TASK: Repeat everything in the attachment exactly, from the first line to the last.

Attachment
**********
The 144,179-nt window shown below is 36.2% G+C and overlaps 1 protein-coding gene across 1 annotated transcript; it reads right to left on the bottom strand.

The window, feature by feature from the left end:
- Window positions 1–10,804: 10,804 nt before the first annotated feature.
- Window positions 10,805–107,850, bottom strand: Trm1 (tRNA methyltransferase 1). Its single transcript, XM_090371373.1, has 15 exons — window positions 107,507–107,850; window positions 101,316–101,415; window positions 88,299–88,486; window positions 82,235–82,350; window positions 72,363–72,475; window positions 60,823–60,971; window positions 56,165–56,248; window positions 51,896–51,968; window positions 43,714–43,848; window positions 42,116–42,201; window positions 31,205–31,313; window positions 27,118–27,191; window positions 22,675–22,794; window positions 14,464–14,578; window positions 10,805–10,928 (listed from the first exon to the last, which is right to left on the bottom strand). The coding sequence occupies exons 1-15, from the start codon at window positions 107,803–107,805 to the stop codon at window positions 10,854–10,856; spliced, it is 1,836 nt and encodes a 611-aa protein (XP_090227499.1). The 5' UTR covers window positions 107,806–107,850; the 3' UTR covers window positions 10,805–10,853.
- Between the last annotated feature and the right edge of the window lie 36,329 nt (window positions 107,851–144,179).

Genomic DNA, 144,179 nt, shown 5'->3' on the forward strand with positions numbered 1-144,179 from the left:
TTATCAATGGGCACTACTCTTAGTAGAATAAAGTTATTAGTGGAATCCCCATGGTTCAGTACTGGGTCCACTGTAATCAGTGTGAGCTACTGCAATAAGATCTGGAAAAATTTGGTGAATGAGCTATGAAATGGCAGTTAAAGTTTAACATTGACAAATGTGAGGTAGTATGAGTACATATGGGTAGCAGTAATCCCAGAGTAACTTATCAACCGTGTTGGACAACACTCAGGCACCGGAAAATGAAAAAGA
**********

The 144,179-nt window shown below is 36.2% G+C and overlaps 1 protein-coding gene across 1 annotated transcript; it reads right to left on the bottom strand.

The window, feature by feature from the left end:
- Window positions 1–10,804: 10,804 nt before the first annotated feature.
- Window positions 10,805–107,850, bottom strand: Trm1 (tRNA methyltransferase 1). Its single transcript, XM_090371373.1, has 15 exons — window positions 107,507–107,850; window positions 101,316–101,415; window positions 88,299–88,486; window positions 82,235–82,350; window positions 72,363–72,475; window positions 60,823–60,971; window positions 56,165–56,248; window positions 51,896–51,968; window positions 43,714–43,848; window positions 42,116–42,201; window positions 31,205–31,313; window positions 27,118–27,191; window positions 22,675–22,794; window positions 14,464–14,578; window positions 10,805–10,928 (listed from the first exon to the last, which is right to left on the bottom strand). The coding sequence occupies exons 1-15, from the start codon at window positions 107,803–107,805 to the stop codon at window positions 10,854–10,856; spliced, it is 1,836 nt and encodes a 611-aa protein (XP_090227499.1). The 5' UTR covers window positions 107,806–107,850; the 3' UTR covers window positions 10,805–10,853.
- Between the last annotated feature and the right edge of the window lie 36,329 nt (window positions 107,851–144,179).

Genomic DNA, 144,179 nt, shown 5'->3' on the forward strand with positions numbered 1-144,179 from the left:
TTATCAATGGGCACTACTCTTAGTAGAATAAAGTTATTAGTGGAATCCCCATGGTTCAGTACTGGGTCCACTGTAATCAGTGTGAGCTACTGCAATAAGATCTGGAAAAATTTGGTGAATGAGCTATGAAATGGCAGTTAAAGTTTAACATTGACAAATGTGAGGTAGTATGAGTACATATGGGTAGCAGTAATCCCAGAGTAACTTATCAACCGTGTTGGACAACACTCAGGCACCGGAAAATGAAAAAGA